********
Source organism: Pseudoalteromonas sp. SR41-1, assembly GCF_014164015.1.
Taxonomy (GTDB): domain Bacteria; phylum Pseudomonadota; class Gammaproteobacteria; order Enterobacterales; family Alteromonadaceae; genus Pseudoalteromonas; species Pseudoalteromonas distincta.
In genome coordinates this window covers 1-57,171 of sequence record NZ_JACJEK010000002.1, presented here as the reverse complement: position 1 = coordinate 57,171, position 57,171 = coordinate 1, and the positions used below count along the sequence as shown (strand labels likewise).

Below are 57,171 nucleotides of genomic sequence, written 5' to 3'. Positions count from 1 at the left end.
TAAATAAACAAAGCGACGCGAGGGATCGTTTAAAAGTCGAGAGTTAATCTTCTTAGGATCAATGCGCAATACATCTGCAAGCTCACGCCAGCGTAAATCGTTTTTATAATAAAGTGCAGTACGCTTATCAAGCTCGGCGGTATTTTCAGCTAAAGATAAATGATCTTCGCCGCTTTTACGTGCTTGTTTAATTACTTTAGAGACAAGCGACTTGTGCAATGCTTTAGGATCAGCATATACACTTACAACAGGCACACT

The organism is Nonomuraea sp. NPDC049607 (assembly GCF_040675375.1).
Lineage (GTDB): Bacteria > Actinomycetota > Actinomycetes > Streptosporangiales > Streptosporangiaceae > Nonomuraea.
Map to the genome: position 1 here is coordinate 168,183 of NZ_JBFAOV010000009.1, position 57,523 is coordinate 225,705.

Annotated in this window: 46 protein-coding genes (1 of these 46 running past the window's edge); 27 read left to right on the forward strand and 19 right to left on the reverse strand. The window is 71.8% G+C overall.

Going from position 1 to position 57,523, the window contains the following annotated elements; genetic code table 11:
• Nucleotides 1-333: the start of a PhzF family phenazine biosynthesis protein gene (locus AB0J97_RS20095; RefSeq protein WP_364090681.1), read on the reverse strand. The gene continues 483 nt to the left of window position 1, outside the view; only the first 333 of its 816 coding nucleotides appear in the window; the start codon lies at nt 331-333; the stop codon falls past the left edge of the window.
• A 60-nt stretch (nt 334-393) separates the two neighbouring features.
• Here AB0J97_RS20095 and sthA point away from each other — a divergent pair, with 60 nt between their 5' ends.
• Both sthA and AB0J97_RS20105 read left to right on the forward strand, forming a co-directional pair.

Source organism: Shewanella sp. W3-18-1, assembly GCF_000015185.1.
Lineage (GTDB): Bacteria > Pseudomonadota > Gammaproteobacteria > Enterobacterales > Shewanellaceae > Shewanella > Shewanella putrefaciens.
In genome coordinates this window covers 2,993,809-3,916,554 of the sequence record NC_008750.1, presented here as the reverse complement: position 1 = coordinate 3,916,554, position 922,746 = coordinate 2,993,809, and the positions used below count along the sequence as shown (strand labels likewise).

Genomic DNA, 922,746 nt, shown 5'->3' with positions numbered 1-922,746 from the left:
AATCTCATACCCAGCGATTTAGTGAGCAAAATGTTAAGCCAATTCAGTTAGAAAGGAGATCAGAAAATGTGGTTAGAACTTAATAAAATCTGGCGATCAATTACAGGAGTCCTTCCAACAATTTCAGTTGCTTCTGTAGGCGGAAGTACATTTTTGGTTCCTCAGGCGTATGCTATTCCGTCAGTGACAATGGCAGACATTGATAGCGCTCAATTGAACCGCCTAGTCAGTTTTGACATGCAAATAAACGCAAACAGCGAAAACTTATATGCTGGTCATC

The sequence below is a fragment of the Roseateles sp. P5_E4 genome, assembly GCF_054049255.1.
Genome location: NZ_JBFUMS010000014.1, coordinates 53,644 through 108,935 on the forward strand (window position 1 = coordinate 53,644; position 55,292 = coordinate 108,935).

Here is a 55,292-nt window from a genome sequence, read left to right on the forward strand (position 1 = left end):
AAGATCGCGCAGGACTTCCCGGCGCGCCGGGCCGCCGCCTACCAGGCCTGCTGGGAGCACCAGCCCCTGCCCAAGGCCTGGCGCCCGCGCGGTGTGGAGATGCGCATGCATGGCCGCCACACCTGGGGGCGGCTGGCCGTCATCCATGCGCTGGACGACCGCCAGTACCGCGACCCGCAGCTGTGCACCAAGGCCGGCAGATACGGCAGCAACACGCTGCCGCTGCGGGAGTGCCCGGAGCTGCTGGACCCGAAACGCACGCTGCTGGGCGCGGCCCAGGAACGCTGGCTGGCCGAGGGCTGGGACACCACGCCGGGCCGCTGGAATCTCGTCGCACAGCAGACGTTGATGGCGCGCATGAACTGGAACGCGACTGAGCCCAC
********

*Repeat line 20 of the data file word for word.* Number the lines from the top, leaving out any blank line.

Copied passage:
The sequence below is a fragment of the Roseateles sp. P5_E4 genome, assembly GCF_054049255.1.